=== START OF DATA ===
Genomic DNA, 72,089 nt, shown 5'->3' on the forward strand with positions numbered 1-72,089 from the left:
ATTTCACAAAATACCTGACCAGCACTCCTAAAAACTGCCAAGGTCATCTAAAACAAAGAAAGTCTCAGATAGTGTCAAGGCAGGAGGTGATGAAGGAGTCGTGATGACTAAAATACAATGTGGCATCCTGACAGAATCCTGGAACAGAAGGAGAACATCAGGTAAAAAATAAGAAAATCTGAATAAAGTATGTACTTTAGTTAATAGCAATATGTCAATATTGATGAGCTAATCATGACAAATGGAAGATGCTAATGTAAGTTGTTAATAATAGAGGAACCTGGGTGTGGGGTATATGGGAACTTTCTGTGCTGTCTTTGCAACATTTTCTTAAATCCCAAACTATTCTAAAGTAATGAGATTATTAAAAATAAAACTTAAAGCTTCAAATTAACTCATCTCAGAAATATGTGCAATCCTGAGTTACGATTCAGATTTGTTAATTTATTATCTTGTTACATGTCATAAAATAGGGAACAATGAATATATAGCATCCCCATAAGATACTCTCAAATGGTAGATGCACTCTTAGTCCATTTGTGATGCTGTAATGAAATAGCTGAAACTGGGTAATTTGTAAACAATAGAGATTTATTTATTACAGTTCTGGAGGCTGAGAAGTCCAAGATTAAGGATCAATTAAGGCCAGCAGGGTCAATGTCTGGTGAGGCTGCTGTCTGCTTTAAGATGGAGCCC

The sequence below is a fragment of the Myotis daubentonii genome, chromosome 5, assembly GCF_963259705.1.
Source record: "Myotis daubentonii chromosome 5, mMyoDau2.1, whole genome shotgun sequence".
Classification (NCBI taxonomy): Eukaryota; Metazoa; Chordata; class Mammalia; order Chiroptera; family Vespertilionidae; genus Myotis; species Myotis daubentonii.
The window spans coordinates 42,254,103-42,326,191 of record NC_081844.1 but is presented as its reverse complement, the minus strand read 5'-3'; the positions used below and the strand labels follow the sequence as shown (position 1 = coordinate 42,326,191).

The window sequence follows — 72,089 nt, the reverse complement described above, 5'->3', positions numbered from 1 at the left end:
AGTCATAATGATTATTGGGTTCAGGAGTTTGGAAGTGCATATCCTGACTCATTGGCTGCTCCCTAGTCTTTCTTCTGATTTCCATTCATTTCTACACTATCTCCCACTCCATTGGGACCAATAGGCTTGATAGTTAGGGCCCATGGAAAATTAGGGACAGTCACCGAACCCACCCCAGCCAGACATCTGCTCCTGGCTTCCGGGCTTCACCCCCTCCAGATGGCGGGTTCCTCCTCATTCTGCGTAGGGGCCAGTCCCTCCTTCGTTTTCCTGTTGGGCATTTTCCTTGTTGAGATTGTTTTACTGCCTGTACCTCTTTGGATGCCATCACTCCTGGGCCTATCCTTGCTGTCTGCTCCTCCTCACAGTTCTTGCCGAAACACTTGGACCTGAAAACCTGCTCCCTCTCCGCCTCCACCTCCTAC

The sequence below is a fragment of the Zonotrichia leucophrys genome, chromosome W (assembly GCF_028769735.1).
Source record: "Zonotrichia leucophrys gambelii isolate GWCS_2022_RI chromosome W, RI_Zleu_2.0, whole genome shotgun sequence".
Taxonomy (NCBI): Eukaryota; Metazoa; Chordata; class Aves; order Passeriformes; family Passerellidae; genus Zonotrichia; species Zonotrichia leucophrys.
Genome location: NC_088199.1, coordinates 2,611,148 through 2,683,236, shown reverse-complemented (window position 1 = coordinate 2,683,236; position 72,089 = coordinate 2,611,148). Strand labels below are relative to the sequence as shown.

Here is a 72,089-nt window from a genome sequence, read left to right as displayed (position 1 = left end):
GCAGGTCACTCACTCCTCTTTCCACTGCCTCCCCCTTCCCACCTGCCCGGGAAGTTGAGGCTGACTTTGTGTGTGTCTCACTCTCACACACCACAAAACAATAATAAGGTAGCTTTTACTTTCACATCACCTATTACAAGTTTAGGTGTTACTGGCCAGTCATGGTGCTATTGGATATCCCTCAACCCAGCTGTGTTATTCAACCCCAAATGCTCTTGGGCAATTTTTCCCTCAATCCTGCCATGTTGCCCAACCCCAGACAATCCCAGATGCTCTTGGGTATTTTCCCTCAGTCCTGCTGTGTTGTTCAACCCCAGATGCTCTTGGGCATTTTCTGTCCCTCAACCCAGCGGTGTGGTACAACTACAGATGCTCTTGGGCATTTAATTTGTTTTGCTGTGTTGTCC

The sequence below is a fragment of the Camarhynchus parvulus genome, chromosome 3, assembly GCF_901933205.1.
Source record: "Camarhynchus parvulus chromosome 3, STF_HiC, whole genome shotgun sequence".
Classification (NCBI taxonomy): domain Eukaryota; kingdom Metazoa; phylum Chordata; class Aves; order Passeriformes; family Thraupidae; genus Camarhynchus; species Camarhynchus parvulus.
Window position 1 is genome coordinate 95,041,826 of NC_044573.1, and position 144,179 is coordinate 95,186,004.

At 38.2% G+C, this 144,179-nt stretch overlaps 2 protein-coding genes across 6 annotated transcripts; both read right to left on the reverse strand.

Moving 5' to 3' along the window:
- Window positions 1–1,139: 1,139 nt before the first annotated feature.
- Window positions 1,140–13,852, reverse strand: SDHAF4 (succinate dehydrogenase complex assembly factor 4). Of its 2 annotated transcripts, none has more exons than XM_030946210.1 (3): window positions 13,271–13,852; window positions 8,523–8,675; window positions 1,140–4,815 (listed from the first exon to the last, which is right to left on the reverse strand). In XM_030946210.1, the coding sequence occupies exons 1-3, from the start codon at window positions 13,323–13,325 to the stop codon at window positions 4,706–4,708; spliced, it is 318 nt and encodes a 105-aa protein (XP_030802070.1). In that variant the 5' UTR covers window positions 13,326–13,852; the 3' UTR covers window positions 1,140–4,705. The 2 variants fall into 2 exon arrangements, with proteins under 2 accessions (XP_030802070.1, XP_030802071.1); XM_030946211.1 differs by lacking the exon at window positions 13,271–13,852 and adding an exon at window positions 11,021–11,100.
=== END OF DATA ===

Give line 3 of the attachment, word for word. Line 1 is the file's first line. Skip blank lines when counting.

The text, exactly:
The sequence below is a fragment of the Myotis daubentonii genome, chromosome 5, assembly GCF_963259705.1.